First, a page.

The thesis investigates the role of nuclear signaling by adopting a comparative case study approach to compare between two nuclear alert crises that occurred during the Cold War and two nuclear alert crises that occurred post-Cold War. The case studies included are as follows: the 1969 US nuclear alert; the 1973 Middle East nuclear alert; the 2017 US-North Korean nuclear alert; and the 2022 Russian nuclear alert. I investigate why leaders choose to employ this tactic despite its conspicuous dangers, and more importantly, I draw comparisons and similarities between the case studies to analyze how the Cold War nuclear alert crises can be compared to those after the Cold War ended.
During this investigation, I coin a new nuclear term: “nuclear bluff learning”. This term refers to how each successive nuclear alerting leader learns from the past nuclear alerts and employs their own new tactics to further evolve the game of nuclear signaling and further their leverage in a conflict. Some nuclear ‘bluffs’ have been unsuccessful in achieving the outcomes they were intended to produce, and yet leaders continue to use this tactic by learning from mistakes of the past and transforming it to serve their interests.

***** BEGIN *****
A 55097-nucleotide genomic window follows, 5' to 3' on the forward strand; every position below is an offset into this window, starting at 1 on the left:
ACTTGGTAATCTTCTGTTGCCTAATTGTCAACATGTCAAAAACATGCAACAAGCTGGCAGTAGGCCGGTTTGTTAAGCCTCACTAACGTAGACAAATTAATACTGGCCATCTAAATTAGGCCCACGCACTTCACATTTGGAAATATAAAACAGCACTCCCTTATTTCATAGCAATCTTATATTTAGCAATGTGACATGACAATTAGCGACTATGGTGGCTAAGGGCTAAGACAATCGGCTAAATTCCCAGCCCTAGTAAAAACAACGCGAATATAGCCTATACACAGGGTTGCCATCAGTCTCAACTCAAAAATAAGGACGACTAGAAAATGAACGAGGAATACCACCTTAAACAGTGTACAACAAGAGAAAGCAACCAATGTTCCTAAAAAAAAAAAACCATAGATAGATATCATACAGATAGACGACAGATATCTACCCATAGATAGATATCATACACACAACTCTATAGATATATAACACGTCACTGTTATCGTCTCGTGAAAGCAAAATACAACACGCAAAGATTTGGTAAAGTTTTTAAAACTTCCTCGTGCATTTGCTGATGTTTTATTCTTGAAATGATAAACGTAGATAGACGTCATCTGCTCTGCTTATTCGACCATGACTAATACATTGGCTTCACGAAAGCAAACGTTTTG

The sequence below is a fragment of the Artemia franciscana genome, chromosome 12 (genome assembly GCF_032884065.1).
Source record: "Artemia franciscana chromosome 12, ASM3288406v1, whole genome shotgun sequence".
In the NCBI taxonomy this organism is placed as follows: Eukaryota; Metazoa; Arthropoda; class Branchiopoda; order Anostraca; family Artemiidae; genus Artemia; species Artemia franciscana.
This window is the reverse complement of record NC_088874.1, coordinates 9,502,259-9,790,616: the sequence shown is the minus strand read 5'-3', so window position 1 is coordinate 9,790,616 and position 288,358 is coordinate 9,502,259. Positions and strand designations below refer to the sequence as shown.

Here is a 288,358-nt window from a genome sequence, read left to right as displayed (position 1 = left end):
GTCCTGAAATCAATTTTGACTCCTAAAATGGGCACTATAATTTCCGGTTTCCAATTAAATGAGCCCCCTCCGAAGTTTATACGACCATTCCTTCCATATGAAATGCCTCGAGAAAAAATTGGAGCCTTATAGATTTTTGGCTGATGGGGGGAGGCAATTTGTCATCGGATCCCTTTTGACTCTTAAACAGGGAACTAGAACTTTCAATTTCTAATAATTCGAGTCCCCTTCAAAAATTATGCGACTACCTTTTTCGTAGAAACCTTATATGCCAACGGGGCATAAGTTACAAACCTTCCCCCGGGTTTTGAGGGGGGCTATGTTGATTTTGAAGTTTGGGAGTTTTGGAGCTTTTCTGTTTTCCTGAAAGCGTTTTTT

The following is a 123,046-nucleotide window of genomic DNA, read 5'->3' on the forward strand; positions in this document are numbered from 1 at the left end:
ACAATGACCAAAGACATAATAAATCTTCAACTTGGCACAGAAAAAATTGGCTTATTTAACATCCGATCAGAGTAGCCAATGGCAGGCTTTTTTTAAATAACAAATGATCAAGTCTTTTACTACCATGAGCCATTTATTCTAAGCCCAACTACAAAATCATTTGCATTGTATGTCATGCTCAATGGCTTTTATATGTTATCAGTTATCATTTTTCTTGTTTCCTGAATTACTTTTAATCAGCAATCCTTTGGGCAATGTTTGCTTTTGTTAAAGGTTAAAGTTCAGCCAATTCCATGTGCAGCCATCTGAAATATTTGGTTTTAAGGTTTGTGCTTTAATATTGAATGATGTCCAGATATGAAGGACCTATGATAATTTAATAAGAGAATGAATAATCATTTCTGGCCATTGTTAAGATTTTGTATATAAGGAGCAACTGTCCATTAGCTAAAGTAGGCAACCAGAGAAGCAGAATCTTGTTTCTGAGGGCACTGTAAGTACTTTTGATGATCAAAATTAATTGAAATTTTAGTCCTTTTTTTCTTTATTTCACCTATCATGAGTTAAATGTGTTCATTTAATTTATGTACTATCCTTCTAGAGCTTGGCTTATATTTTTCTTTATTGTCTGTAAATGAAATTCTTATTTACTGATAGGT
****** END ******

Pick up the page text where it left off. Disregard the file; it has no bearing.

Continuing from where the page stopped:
School of Humanities and Social Sciences
Political Science Department
MA in Political Science
Dr. Marco Pinfari
Committee Member 1
Dr. Mirjam Edel
Committee Member 2
Dr. Karim Haggag
Institutional Review Board (IRB) Approval
Approval has been obtained for this item
APA Citation: Tawfik, D. (2023).Nuclear Bluff Learning: Nuclear Signaling in Times of Crisis [Master's Thesis, the American University in Cairo]. AUC Knowledge Fountain. https://fount.aucegypt.edu/etds/2143 -- MLA Citation: Tawfik, Dina. Nuclear Bluff Learning: Nuclear Signaling in Times of Crisis. 2023. American University in Cairo, Master's Thesis. AUC Knowledge Fountain. https://fount.aucegypt.edu/etds/2143